HONG KONG/SINGAPORE/NEW YORK, Nov 10 (Reuters) – FTX Chief Executive Sam Bankman-Fried on Thursday launched an urgent push to raise funds to save his firm as the crypto exchange appears to be plugging a reported $8 billion hole in its finances, according to tweets and memo to employees.
Bankman-Fried said he was in talks with “several players” in the crypto sector, including Justin Sun who is the founder of crypto token Tron, after a potential rescue deal with big rival Binance fell apart. But he added in the memo that he did not want to “express anything about the possibility of success.”
He also said his firm Alameda Research, which sources say is partly behind FTX’s problems, is winding down the trade.
The scramble marks a stunning downfall for the 30-year-old crypto executive, who in a matter of days changed from his status as the savior of the industry to one who needed saving.
Problems at FTX, one of the world’s largest crypto exchanges, have fueled a wider crisis of confidence in cryptocurrencies, with bitcoin falling below $16,000 overnight for the first time since late 2020.
However, a surge in the broader market after better than expected US inflation data also buoyed cryptocurrencies in late morning trading. FTX’s native token, FTT, is down more than 90% this week and is trying to stay around $3.50. Bitcoin is trading at $17,428, up 11%.
Sun, the founder of the cryptocurrency network Tron, said in a tweet on Thursday “we are putting together a solution together with #FTX to initiate a path forward,” without giving further details. Sun did not respond to a request for comment.
An FTX spokesman declined to provide additional details about the talks.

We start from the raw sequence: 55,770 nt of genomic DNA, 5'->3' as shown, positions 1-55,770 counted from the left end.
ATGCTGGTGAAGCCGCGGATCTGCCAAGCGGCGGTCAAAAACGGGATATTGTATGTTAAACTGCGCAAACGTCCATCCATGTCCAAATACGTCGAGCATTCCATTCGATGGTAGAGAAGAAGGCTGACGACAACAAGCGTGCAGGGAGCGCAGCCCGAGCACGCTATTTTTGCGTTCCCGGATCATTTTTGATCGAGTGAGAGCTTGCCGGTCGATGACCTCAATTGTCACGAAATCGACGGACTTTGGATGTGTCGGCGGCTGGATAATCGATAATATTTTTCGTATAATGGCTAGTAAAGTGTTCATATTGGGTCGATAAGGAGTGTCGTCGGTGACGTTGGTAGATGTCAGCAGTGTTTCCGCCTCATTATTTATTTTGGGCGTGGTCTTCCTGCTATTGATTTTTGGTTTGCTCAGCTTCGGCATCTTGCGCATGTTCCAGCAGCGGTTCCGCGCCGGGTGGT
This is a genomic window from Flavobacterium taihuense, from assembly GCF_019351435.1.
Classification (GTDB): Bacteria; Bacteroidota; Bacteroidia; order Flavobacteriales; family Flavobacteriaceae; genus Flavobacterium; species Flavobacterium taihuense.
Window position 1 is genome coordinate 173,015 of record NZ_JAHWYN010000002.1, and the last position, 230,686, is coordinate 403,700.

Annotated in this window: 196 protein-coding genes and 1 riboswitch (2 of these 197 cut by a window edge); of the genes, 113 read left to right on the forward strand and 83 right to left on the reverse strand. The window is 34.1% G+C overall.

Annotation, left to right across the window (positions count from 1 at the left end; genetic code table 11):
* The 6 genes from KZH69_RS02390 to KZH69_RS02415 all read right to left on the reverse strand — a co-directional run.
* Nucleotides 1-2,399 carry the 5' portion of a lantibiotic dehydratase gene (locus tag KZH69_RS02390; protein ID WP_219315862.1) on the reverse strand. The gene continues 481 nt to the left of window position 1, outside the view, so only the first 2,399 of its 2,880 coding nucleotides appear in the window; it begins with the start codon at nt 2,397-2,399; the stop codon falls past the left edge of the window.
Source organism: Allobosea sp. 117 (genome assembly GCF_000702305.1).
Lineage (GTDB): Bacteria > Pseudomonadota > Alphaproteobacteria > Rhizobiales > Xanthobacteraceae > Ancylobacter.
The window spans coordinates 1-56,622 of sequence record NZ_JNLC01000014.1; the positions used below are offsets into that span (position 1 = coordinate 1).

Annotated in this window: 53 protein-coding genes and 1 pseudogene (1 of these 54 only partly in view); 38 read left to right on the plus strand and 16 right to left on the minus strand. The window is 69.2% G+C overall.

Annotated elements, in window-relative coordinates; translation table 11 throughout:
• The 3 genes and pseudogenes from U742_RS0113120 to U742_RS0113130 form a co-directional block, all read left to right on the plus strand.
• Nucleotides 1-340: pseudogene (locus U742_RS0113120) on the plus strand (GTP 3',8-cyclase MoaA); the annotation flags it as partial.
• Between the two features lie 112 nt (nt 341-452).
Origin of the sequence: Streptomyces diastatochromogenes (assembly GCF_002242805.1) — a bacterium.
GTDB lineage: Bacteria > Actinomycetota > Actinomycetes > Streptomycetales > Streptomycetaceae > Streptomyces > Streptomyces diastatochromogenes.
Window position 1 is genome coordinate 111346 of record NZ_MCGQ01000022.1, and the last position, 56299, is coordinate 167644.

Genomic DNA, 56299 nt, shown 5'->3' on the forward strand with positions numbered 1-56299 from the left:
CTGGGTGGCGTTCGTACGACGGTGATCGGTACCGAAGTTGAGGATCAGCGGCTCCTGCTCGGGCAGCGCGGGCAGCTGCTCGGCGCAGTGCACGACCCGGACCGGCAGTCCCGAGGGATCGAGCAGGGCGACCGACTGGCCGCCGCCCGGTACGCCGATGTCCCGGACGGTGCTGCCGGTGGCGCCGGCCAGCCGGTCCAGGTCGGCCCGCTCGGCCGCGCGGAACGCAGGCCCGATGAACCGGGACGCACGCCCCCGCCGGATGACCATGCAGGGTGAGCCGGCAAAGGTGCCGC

COLLECTION OF FUNDS
The seeds of FTX’s downfall were sown months earlier, in a mistake made by Bankman-Fried after he stepped in to save another crypto firm, sources said.
Users rushed to withdraw $6 billion in crypto tokens from FTX in a few days, after news reports earlier this month raised questions about Alameda’s balance sheet and Binance CEO Changpeng “CZ” Zhao tweeted that his firm would sell all of its shares in the FTX token, FTT. Outflow causes liquidity crunch in FTX.
In a memo, seen by Reuters, Bankman-Fried said for the next week he will “do a boost” to do right by customers and “possible new investors”.
Another exchange, OKX, said it had been reviewed earlier in the week by Bankman-Fried, which represented liabilities of $7 billion that needed to be covered quickly.
“It’s too much for us,” Lennix Lai, director of financial markets at OKX, told Reuters.
Bloomberg reports that Bankman-Fried has told investors that FTX is experiencing a shortfall of up to $8 billion and that the company will have to file for bankruptcy unless it receives further funding.
RISK OF CONTAGION
Some investors are writing off funds plowed into FTX. Venture capital fund Sequoia Capital wrote its $150 million exposure to zero on Wednesday. Canada’s Ontario Teachers Pension Plan, Tiger Global and Japan’s Softbank are also FTX investors.
One focus among investors is on the unknown size of customer losses and the hit to sentiment from the latest collapse and the biggest possibility in the industry that has turned into a minefield for investors.
Asset manager Crypto Coinshares said it has $30.3 million in total exposure to FTX.
Broker Robinhood (HOOD.O) said it has no direct exposure to FTX, but Bankman-Fried holds a stake in the mouth and usually falls heavily on Tuesday and Wednesday.
“A top exchange failed – it’s on a different level,” said Danny Chong, CEO of decentralized finance firm Tranchess, with potentially wider ramifications than the failure of stablecoin TerraUSD and crypto hedge fund Three Arrows Capital this year.
US securities regulators are investigating FTX.com’s handling of customer funds and crypto-lending activities, according to sources with knowledge of the investigation.
A message on the FTX website says it is no longer processing withdrawals or accepting new users. Bankman-Fried said FTX.US, the US exchange operation, however, has not been impacted financially.
Bankman-Fried, who is from California but lives in the Bahamas where FTX is based, said the company will take a “hard look” at the government. “I wouldn’t be here if I wasn’t wanted,” he wrote in a tweet thread.
Reporting by Angus Berwick in New York; Georgina Lee in Hong Kong and Tom Westbrook in Singapore; Elizabeth Howcroft in London Writing by Paritosh Bansal Editing by Megan Davies, Anna Driver and Matthew Lewis
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